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Is your Organization plagued by the “Culture of Blame”?

July 21, 2016

Although making mistakes is a part of human nature, they are still tabooed, covered up, or kept secret. This behavior probably has its origin in our socialization. Errors made by people are perceived as a competence deficit. Causing of errors leads to a negative self-assessment, and also to rising perception of penalty as a necessity.

Organizational failure culture is an integral part of corporate culture. It implies the individual and collective knowledge about the meaning of errors and failures in daily work life and the consequences that they might cause. The understanding of errors can be regarded as a continuum between error avoidance and error management. In the extreme position of error avoidance, errors are viewed as an unnecessary risk. This is where the “culture of blame” comes in. It is characterized by the fact that identifying the person to blame is more important than identifying the cause of the error.

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The reverse position—error management—reveals errors as an inevitable phenomenon in corporate environment as it is impossible to prevent them from happening. Errors are recognized as potential resources and opportunities to enhance knowledge. They can induce complex learning processes and expand possibilities toward further development and options for action. Contrary to deficit-oriented error avoidance, the error management approach is solution oriented and reflective.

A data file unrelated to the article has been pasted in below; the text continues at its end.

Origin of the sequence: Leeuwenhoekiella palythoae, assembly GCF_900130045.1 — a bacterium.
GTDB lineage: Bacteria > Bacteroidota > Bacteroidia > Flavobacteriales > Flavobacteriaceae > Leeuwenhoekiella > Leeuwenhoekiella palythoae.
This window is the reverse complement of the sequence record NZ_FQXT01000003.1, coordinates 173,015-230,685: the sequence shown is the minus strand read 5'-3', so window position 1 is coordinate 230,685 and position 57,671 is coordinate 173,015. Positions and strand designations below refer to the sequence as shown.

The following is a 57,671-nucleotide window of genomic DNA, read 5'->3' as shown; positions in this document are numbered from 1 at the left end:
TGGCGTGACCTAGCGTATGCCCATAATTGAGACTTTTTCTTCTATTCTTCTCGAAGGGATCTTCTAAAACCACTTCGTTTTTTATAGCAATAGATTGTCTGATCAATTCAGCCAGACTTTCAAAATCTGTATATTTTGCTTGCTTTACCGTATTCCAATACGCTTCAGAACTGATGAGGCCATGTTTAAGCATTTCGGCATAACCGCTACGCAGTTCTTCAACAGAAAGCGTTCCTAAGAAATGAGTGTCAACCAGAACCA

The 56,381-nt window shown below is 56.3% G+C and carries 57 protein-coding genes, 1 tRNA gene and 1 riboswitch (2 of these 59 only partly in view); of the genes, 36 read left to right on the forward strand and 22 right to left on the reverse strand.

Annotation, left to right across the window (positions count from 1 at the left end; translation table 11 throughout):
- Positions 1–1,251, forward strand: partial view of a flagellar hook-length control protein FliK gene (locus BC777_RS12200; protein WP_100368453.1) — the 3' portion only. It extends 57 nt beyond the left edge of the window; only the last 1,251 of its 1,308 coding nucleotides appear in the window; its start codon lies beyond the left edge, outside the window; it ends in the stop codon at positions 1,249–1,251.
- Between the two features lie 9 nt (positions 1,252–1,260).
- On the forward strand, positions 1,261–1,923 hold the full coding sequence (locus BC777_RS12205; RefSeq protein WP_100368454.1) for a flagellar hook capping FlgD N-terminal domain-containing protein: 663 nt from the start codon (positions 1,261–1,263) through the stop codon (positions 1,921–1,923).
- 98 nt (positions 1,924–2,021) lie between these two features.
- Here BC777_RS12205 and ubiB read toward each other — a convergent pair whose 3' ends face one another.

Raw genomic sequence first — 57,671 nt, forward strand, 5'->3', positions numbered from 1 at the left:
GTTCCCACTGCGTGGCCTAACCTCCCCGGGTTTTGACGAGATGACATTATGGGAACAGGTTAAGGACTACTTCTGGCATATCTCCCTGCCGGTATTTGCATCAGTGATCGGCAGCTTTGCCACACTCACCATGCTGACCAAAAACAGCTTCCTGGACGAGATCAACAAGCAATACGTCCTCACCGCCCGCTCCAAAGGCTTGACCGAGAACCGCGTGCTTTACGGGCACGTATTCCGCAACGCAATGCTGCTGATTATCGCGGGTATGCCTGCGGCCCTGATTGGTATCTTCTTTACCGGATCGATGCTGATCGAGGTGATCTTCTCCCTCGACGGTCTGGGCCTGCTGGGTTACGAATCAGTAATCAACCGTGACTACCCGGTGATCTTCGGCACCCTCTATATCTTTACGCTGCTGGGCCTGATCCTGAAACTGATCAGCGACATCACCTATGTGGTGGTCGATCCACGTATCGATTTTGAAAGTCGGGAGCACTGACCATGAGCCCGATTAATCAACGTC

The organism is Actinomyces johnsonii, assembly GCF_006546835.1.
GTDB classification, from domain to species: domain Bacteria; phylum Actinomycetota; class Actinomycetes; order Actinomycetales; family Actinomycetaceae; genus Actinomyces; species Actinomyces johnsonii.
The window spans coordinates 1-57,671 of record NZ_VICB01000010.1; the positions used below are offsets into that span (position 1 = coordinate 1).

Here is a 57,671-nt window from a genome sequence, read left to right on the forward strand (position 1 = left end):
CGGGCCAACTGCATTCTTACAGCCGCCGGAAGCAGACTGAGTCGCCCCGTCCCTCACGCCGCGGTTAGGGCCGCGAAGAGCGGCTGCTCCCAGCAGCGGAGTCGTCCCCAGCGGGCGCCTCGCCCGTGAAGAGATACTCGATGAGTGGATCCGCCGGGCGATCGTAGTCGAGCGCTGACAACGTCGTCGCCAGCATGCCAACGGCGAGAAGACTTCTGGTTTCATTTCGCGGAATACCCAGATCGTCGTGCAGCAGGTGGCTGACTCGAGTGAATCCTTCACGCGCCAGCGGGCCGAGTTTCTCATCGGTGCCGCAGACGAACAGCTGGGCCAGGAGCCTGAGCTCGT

Since organizations can learn from both good and bad actions, a rethinking of these adopted settings is required and there is a need to understand and examine critical factors which support or inhibit the development of an encouraged “learning from failure culture” in an organization.

An encouraged “learning from failure culture” can be influenced by established social support and a reduction of covered up errors. Employees need to feel the social backing and integration in a valuing team to communicate errors. A constructive “learning from failure culture” means to be able to talk about mistakes, deal with them constructively, to learn from them, and, if possible, to take advantage of them. It is not about looking for someone to blame, or about remaining in the past. It is about fear reduction, security and stability, error minimization, and to build up capacity and be able to advance.

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